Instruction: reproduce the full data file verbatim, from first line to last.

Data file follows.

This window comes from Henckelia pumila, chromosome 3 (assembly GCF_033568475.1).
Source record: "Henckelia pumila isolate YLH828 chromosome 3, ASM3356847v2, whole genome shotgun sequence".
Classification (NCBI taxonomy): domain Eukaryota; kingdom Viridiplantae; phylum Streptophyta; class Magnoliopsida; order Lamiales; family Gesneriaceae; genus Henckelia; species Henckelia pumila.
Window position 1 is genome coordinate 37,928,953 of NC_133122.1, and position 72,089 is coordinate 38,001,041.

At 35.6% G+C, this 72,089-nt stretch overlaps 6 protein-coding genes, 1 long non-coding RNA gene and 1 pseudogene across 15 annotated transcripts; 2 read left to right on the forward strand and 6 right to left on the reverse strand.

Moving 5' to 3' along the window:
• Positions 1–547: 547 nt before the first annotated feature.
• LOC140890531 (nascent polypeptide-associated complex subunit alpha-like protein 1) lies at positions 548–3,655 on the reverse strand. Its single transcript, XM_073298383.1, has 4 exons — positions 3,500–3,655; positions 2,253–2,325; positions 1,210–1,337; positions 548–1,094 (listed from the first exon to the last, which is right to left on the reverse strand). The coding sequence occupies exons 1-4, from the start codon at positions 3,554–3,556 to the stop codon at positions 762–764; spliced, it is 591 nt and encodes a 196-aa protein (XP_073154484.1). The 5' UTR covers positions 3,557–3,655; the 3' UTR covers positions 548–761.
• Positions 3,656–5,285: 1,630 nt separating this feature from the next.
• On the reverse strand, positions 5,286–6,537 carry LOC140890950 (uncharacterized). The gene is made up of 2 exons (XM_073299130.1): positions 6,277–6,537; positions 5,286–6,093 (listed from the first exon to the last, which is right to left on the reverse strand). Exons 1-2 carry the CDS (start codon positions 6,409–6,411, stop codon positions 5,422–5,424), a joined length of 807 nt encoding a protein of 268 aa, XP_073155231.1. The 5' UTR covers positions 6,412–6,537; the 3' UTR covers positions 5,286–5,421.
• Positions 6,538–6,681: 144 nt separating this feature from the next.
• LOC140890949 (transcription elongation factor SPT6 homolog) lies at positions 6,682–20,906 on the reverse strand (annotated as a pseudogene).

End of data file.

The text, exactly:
This window comes from Henckelia pumila, chromosome 3 (assembly GCF_033568475.1).
Source record: "Henckelia pumila isolate YLH828 chromosome 3, ASM3356847v2, whole genome shotgun sequence".
Classification (NCBI taxonomy): domain Eukaryota; kingdom Viridiplantae; phylum Streptophyta; class Magnoliopsida; order Lamiales; family Gesneriaceae; genus Henckelia; species Henckelia pumila.
Window position 1 is genome coordinate 37,928,953 of NC_133122.1, and position 72,089 is coordinate 38,001,041.

At 35.6% G+C, this 72,089-nt stretch overlaps 6 protein-coding genes, 1 long non-coding RNA gene and 1 pseudogene across 15 annotated transcripts; 2 read left to right on the forward strand and 6 right to left on the reverse strand.

Moving 5' to 3' along the window:
• Positions 1–547: 547 nt before the first annotated feature.
• LOC140890531 (nascent polypeptide-associated complex subunit alpha-like protein 1) lies at positions 548–3,655 on the reverse strand. Its single transcript, XM_073298383.1, has 4 exons — positions 3,500–3,655; positions 2,253–2,325; positions 1,210–1,337; positions 548–1,094 (listed from the first exon to the last, which is right to left on the reverse strand). The coding sequence occupies exons 1-4, from the start codon at positions 3,554–3,556 to the stop codon at positions 762–764; spliced, it is 591 nt and encodes a 196-aa protein (XP_073154484.1). The 5' UTR covers positions 3,557–3,655; the 3' UTR covers positions 548–761.
• Positions 3,656–5,285: 1,630 nt separating this feature from the next.
• On the reverse strand, positions 5,286–6,537 carry LOC140890950 (uncharacterized). The gene is made up of 2 exons (XM_073299130.1): positions 6,277–6,537; positions 5,286–6,093 (listed from the first exon to the last, which is right to left on the reverse strand). Exons 1-2 carry the CDS (start codon positions 6,409–6,411, stop codon positions 5,422–5,424), a joined length of 807 nt encoding a protein of 268 aa, XP_073155231.1. The 5' UTR covers positions 6,412–6,537; the 3' UTR covers positions 5,286–5,421.
• Positions 6,538–6,681: 144 nt separating this feature from the next.
• LOC140890949 (transcription elongation factor SPT6 homolog) lies at positions 6,682–20,906 on the reverse strand (annotated as a pseudogene).